Right now, we happen to be in a general period of regression, not just in education. A lot of what's happening is sort of backlash to the 60s; the 60s were a democratizing period. And the society became a lot more civilized and there was a lot of concern about education across the spectrum - liberals, conservatives and bipartisan. It's kind of interesting to read the liberal literature in the 70s, but there was concern about what they called, at the liberal end, "the failures of the institutions responsible for indoctrinating the young." That's the phrase that was used, which expresses the liberal view quite accurately. You got to keep them from our throats. So the indoctrination of the young wasn't working properly. That was actually Samuel Huntington, professor of government at Harvard, kind of a liberal stalwart. And he co-authored a book-length report called The Crisis of Democracy. There was something that had to be done to increase indoctrination, to beat back the democratizing wave. The economy was sharply modified and went through a liberal period, with radical inequality, stagnation, financial institutions, all that stuff. Student debt started to skyrocket, which is quite important. But that's a technique of indoctrination in itself. It's never been studied. Important things usually never get studied; it's just putting together the bits of information about it. One can at least be suspicious that skyrocketing student debt is a device of indoctrination. It's very hard to imagine that there's any economic reason for it. Other countries' education is free, like Mexico's, and that is a poor country.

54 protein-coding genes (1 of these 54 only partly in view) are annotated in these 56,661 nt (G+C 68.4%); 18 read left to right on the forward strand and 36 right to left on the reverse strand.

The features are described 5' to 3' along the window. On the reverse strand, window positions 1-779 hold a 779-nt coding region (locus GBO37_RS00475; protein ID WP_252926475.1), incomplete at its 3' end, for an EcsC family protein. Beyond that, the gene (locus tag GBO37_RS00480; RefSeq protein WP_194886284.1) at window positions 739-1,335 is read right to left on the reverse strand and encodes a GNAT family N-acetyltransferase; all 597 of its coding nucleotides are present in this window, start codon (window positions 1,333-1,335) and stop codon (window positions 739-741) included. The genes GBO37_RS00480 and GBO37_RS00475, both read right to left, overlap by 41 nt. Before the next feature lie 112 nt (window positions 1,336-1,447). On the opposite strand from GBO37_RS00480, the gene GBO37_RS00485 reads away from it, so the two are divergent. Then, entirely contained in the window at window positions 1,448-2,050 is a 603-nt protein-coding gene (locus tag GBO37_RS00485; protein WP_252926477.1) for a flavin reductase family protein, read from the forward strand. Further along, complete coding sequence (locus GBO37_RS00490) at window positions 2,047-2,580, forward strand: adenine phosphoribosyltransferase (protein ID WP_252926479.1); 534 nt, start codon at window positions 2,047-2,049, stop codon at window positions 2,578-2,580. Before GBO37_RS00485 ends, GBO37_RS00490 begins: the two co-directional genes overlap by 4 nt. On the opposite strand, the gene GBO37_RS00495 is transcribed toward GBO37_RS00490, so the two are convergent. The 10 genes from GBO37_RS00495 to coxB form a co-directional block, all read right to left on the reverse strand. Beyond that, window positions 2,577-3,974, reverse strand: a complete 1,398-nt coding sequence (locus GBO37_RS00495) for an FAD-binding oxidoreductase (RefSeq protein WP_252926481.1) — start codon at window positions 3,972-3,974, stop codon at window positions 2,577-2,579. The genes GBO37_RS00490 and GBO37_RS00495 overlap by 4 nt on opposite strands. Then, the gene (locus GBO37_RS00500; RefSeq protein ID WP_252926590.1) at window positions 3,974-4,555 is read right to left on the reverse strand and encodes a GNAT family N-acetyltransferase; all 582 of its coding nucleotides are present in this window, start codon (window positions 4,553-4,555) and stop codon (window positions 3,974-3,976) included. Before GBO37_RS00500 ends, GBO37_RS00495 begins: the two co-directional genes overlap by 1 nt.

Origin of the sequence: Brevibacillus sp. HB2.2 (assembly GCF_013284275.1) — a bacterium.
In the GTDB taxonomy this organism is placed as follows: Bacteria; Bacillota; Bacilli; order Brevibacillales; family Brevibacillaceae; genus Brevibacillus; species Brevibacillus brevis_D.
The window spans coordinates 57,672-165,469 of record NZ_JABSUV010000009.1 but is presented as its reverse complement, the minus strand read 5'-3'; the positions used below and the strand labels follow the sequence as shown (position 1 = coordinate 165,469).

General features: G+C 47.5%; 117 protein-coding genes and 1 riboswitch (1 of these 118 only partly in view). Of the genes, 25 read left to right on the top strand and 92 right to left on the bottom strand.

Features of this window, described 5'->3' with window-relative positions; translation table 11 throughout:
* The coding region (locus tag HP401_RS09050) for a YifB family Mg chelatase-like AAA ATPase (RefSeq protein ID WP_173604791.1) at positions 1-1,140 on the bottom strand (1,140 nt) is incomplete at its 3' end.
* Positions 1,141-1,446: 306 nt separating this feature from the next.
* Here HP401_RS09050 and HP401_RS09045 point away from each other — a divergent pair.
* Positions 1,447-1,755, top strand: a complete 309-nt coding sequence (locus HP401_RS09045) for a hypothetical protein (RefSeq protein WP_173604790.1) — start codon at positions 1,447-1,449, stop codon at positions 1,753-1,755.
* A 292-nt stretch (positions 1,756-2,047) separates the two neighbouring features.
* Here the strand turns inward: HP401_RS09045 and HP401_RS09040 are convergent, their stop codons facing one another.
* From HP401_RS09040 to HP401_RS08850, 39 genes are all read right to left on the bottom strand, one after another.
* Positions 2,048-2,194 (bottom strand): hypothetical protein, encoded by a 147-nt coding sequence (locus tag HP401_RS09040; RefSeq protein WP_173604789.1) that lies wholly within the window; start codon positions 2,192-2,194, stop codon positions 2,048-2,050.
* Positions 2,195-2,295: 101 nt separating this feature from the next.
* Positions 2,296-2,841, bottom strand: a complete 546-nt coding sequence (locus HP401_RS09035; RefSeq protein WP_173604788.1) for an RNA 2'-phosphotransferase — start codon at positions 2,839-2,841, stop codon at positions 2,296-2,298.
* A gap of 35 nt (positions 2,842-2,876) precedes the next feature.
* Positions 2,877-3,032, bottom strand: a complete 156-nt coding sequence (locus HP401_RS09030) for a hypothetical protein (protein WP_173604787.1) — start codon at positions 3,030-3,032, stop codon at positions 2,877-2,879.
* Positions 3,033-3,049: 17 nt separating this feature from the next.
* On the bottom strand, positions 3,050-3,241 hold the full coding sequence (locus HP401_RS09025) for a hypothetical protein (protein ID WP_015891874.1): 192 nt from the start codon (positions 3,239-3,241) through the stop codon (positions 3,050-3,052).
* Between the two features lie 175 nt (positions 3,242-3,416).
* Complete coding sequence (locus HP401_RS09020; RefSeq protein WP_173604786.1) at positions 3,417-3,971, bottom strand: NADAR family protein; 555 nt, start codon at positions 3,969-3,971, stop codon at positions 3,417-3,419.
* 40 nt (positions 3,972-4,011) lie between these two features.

Finland's, which has the best educational system in the world, by the records at least, is free. Germany's is free. The United States in the 1950s was a much poorer country. But education was basically free: the GI Bill and so on. So there's no real economic reason for high-priced higher education and skyrocketing student debt. There are a lot of factors. And one of them, probably, is just that students are trapped.